In the Garden: Creating a pollinator garden

Published: Jul. 5, 2019 at 2:49 PM EDT
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Of course we plant flower gardens for ourselves to enjoy, but sometimes it's good to think of others. Gardening expert Charlie Nardozzi shows us how to create a successful pollinator garden.

Sharon Meyer: Charlie, your garden is really humming! It's loud out here!

Charlie Nardozzi: Yes, there are lots of insects all over the place and we've planned it that way, because this is our pollinator garden. This is the garden where we have flowers for the honey bees, the bumble bees, the flies, the beetles, the wasps, all of the kinds of insects that will be pollinate your garden, including humming birds and butterflies. So the key creating a pollinator garden is to have a variety of flowers and have some color from the bulbs in the spring, all the way through the sedums and the asters in the fall.

Sharon Meyer: They gotta eat all summer long.

Charlie Nardozzi: They gotta eat the whole season long, and also the shape of the flowers matters too. So for example, you want to have some cup-shaped flowers, you want to have some tube-shaped flowers, you want to have some flowers that have like a landing platform on them so that a butterfly can land on them. And you want to have flowers that have bilateral symmetry, meaning the left side is the same as the right so that the honey bee can identify it -- 'Oh, that's a food source. I want to eat that." So not only flowers are important, but also the habitat where they are. They need a nesting place, so you want to have grassy areas because a lot of these are ground nesters.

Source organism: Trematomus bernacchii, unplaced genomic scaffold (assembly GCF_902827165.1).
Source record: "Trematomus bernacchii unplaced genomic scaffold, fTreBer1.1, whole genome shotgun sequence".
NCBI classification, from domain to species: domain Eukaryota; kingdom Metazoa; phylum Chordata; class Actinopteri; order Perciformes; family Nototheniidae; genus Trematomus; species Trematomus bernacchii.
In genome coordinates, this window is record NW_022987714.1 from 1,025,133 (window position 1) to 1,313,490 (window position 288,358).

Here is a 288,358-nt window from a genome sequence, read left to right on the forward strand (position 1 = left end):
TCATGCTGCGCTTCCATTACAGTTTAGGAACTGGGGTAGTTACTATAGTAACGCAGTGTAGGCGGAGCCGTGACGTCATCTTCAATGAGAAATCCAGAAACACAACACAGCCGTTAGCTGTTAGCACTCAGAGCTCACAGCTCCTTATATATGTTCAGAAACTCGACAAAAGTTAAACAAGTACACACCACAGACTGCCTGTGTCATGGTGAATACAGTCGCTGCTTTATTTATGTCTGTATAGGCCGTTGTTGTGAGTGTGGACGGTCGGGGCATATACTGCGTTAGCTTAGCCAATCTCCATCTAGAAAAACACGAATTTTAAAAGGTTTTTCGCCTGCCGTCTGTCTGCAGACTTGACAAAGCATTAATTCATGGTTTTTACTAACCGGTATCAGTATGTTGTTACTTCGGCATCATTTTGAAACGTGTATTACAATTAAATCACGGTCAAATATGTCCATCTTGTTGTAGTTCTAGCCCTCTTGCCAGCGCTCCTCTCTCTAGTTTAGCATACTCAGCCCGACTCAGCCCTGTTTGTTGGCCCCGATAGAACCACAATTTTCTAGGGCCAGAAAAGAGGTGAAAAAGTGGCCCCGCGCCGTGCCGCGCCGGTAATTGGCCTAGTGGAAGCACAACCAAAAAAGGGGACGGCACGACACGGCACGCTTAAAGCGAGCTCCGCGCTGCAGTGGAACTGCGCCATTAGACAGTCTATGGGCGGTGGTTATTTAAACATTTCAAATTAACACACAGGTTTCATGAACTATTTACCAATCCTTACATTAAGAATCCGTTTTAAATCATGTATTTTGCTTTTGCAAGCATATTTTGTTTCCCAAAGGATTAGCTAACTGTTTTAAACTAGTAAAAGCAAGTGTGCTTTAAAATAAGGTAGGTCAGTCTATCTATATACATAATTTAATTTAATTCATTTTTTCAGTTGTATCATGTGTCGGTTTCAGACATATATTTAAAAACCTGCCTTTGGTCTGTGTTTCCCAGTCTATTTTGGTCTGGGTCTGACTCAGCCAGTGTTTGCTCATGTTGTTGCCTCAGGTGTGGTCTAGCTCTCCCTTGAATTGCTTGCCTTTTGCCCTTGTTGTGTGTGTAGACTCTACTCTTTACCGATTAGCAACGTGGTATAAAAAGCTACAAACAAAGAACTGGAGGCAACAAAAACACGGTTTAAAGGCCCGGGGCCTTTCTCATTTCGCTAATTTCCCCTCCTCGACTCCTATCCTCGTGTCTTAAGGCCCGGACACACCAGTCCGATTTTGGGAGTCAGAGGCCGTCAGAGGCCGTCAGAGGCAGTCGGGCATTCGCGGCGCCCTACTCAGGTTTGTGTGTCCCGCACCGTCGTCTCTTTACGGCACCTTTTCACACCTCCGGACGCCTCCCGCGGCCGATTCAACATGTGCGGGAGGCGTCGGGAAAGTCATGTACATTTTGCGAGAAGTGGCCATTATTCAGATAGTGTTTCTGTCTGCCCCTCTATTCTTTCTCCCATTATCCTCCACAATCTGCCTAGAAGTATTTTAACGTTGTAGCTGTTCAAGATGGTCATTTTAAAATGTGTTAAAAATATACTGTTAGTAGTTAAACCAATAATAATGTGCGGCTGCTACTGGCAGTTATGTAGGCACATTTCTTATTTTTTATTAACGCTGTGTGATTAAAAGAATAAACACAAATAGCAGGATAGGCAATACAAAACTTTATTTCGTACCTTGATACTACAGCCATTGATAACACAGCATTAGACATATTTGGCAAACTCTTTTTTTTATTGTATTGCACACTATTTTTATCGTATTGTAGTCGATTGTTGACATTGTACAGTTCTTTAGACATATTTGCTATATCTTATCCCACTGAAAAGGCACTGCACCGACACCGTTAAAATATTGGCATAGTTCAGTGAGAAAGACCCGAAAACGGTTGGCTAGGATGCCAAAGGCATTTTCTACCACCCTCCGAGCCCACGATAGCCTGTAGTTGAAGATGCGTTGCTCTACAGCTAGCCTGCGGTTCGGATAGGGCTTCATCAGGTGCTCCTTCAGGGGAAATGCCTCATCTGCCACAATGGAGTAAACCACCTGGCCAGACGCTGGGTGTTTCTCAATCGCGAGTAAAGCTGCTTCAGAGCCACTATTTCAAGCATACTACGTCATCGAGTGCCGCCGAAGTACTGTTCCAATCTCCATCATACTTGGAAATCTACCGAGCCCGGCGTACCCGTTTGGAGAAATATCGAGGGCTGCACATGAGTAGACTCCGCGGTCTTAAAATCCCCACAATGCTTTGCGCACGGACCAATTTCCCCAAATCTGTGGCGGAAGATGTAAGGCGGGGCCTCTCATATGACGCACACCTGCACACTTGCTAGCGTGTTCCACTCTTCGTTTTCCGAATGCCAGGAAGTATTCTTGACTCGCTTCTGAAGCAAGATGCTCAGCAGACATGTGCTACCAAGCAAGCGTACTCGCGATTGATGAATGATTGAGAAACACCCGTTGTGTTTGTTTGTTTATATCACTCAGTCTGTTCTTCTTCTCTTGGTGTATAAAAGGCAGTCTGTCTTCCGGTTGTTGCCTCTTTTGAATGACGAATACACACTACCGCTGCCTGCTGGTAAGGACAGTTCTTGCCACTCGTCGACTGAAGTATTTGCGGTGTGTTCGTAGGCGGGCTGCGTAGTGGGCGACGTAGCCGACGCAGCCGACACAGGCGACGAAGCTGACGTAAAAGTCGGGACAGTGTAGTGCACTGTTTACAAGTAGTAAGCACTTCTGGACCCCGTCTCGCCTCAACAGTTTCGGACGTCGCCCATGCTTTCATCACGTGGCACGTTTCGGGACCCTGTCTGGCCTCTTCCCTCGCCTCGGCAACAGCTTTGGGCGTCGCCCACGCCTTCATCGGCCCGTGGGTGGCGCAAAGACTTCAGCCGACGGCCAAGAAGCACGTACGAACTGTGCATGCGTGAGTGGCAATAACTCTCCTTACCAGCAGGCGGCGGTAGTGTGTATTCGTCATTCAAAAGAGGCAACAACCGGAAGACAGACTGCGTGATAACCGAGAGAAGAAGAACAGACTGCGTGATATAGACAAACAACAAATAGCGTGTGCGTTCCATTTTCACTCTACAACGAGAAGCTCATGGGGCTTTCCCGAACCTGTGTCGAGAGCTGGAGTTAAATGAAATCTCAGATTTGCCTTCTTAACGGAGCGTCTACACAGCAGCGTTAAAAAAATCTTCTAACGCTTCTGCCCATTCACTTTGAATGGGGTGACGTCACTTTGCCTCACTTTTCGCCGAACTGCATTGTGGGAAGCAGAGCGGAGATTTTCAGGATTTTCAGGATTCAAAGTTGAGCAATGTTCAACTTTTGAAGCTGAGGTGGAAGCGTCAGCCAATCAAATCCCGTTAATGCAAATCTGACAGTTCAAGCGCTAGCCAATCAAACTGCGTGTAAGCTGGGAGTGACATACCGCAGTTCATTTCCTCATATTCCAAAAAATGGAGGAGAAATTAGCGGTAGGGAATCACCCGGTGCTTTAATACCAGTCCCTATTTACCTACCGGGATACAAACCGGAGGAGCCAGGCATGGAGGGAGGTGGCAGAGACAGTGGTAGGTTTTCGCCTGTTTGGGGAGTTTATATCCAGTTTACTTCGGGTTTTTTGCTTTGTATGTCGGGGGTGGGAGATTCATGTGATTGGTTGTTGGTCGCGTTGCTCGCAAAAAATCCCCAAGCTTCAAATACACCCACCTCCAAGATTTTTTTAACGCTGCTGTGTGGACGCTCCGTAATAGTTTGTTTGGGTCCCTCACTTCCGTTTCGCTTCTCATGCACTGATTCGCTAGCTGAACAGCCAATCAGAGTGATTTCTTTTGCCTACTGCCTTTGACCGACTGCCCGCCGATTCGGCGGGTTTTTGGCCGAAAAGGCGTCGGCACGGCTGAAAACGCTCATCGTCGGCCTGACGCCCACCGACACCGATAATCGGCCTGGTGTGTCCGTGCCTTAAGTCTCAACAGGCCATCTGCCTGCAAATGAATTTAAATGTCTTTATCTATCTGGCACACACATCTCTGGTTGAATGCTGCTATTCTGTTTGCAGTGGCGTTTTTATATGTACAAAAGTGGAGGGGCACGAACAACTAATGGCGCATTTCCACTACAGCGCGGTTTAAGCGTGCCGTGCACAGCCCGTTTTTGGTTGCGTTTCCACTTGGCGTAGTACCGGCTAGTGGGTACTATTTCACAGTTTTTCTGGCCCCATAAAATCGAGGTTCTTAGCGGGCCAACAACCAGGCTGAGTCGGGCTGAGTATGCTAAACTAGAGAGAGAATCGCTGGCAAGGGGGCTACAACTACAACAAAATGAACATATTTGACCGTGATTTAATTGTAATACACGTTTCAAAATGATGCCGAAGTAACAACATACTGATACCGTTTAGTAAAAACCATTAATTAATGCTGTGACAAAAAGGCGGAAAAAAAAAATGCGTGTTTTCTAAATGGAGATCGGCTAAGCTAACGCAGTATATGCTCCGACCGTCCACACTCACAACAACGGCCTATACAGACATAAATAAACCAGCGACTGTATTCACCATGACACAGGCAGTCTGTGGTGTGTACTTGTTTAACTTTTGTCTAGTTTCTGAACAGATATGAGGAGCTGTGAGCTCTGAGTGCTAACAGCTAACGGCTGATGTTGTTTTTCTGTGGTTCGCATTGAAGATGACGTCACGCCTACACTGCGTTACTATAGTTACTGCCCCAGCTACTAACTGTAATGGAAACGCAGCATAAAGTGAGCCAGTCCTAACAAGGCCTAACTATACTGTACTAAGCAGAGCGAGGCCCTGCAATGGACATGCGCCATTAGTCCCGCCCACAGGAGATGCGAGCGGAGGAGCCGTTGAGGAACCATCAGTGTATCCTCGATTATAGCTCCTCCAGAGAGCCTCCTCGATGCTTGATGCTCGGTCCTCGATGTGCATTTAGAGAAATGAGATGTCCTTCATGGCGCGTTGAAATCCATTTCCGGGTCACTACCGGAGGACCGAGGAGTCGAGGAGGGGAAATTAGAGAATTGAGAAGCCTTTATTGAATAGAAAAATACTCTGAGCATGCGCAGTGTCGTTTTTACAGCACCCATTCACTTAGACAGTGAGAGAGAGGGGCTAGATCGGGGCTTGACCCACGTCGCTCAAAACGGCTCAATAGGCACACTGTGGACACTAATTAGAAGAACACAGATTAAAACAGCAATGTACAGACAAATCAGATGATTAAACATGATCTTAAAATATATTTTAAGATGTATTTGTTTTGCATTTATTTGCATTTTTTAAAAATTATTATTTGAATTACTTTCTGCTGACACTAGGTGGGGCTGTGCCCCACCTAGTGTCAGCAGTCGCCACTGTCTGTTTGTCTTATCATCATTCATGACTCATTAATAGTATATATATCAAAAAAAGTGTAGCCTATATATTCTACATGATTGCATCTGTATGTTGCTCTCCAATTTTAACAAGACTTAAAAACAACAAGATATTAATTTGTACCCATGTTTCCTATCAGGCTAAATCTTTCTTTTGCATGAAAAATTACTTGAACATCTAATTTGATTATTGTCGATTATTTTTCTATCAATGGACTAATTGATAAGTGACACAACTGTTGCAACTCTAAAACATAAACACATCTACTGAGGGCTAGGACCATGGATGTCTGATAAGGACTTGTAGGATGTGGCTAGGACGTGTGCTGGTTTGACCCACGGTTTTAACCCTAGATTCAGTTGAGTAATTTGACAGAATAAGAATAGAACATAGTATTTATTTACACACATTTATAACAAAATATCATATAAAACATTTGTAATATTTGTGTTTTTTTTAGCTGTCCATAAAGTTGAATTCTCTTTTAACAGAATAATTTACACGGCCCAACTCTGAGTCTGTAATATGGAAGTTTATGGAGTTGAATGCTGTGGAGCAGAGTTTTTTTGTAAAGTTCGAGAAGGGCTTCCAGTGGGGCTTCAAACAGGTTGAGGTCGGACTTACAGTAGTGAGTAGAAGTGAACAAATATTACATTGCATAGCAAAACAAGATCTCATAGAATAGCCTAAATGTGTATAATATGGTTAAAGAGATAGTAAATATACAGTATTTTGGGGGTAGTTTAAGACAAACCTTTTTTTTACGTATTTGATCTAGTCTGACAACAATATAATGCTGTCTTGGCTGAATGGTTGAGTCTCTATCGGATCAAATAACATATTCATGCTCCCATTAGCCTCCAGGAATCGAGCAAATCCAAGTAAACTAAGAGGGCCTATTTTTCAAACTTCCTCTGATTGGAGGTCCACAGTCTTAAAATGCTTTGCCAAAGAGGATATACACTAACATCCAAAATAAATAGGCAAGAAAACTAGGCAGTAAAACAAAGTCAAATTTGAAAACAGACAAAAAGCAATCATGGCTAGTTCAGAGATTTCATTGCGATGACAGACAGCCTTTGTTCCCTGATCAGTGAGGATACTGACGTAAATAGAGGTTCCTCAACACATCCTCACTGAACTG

Sharon Meyer: Oh really, so they're nesting over there, and then feeding here.

Charlie Nardozzi: Exactly, even if you don’t have a hay field, even if you just left a little area around your yard, just let it grow up and let if get a little wild, that’s going to be good for them. Brush piles are good, stumps are good, and water is important for them too. I know it’s been really wet, but it dries out fast. With water, if you don’t have a bird bath or a pond, you can make a mud puddle, which is really kind of fun. You just get a saucer, you put some mud in it, some clay, and you put some stones around it and you just fill it up with water and leave it there. And you’ll see the honey bees and all of the other insects will come in there, and not only to get the water, but the minerals from the clay too. So doing all of these things helps the environment, helps our pollinators and invariably helps us too.

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